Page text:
This intervention was based on the several reports publicized by the LDP just before the intervention. These reports insisted on making pro-shareholder reforms not only encouraging listed firms to appoint outside directors, but also reforms that might incur much stronger resistance by managers, such as dissolving cross shareholdings among firms. The intervention and the publishing of underlying reports were done when corporate governance issue was not so salient (the salience of topics on outside director was as low as during the period just after the great earthquake in 2011). Rather, these activities by the LDP drew public attention to corporate governance. This is clearly at odds with the model suggested by Culpepper.

Why did the LDP has begun cutting into manager's interest? Although the LDP is not a center left party in many aspects, it faced a very similar situation as center left parties in the research by Cioffi and Höpner did. Japan has faced long-term economic stagnation, fiscal limitation, and globalization of economics as their sample countries have. Especially, the globalization of financial markets has increased the shareholding by foreign institutional shareholders and influential investors have criticized Japanese style of corporate governance. Furthermore, as center-left parties in their research, the LDP has committed to economic growth to retain public support, but policy options were limited by fiscal limitation and other factors. As a result, the LDP turned to corporate governance reform as a method to stimulate economic growth through improving low rate of return on equity of Japanese listed firms. Interestingly, the Democratic Party Japan, which had been the main governing party when the deliberation of the 2014 reform had begun, had not seriously had any consideration on corporate governance, although it was more like center-left parties in other countries from the ideological perspective. Consequently, what matters is not an ideological position of a governing party, but rather the extent of commitment to economic growth and whether there are available policy options more effective than corporate governance reform.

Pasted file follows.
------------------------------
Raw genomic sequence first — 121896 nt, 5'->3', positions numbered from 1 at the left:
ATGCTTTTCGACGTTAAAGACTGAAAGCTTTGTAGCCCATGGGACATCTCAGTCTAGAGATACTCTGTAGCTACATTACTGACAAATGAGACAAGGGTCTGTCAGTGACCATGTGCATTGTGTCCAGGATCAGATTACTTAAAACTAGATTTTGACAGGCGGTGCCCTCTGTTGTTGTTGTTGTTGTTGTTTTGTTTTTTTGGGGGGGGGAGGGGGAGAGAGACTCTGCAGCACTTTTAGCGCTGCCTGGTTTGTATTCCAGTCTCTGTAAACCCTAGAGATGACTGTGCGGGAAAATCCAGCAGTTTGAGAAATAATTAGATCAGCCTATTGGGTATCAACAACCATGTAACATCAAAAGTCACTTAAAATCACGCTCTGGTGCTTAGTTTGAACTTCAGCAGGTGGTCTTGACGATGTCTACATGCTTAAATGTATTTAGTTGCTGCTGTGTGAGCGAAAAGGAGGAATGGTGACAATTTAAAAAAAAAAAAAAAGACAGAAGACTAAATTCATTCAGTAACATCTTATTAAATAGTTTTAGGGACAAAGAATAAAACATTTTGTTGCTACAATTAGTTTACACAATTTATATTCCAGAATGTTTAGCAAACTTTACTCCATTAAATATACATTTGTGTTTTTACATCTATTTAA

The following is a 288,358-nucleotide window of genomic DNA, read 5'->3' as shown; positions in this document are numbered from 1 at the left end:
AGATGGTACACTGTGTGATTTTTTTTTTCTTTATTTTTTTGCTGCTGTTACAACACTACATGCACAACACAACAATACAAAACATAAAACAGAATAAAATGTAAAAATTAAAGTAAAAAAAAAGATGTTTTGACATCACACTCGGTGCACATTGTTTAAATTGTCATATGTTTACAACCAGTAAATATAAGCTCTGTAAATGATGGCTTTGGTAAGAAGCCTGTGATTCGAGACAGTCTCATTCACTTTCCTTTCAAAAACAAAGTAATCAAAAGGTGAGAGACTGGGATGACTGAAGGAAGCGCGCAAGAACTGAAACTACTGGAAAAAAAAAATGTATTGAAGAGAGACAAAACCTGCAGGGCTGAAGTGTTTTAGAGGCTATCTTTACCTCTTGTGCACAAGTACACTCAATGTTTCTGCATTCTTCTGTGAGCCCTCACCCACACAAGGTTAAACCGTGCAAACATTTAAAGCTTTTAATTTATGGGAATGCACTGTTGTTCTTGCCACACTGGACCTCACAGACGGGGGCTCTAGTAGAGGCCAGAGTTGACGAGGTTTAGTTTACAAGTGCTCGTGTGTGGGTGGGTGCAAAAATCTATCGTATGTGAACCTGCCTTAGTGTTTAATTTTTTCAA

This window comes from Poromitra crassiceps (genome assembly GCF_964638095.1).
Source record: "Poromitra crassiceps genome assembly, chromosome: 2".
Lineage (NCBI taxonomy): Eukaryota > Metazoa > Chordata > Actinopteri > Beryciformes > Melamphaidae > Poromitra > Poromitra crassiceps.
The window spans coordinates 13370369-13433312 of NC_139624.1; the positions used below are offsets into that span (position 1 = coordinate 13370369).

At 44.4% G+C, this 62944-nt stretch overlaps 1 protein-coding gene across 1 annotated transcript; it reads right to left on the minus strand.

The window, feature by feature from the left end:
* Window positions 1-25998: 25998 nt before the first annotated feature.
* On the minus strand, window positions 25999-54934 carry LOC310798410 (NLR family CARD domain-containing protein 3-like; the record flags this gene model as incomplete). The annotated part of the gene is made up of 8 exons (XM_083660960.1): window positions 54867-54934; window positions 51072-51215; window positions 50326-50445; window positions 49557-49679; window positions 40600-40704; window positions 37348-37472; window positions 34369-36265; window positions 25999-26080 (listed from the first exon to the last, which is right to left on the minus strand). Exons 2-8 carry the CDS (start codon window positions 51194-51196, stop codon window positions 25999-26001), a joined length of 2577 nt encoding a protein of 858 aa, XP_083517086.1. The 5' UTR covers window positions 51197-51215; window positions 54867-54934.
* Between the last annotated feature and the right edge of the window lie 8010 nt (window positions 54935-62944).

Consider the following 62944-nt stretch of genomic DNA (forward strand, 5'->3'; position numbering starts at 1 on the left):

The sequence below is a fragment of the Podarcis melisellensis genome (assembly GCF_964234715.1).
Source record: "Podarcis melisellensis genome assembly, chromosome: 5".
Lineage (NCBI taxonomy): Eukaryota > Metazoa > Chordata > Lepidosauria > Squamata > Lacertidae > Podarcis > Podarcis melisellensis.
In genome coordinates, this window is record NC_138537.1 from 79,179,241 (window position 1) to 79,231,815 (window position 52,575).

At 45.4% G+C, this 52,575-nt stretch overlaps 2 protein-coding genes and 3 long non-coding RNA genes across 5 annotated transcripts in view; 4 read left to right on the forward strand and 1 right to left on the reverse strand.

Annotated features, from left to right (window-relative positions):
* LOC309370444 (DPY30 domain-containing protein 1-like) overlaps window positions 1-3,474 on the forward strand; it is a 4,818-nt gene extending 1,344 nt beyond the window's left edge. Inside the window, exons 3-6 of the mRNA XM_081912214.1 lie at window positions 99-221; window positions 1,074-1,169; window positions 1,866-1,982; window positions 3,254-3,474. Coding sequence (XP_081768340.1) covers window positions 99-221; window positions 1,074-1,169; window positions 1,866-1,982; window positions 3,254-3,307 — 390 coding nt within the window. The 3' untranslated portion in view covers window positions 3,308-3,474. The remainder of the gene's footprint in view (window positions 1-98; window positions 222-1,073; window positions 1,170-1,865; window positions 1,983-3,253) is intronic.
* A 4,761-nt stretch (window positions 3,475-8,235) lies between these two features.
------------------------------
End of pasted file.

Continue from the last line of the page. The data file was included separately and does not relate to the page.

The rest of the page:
What has been happening in Japan since my paper was published seems to be consistent with my argument. The LDP government's economic policies have not been as effective as expected, and they are making more reforms on corporate governance.

Manabu Matsunaka is a Professor of Law at the Nagoya University Graduate School of Law.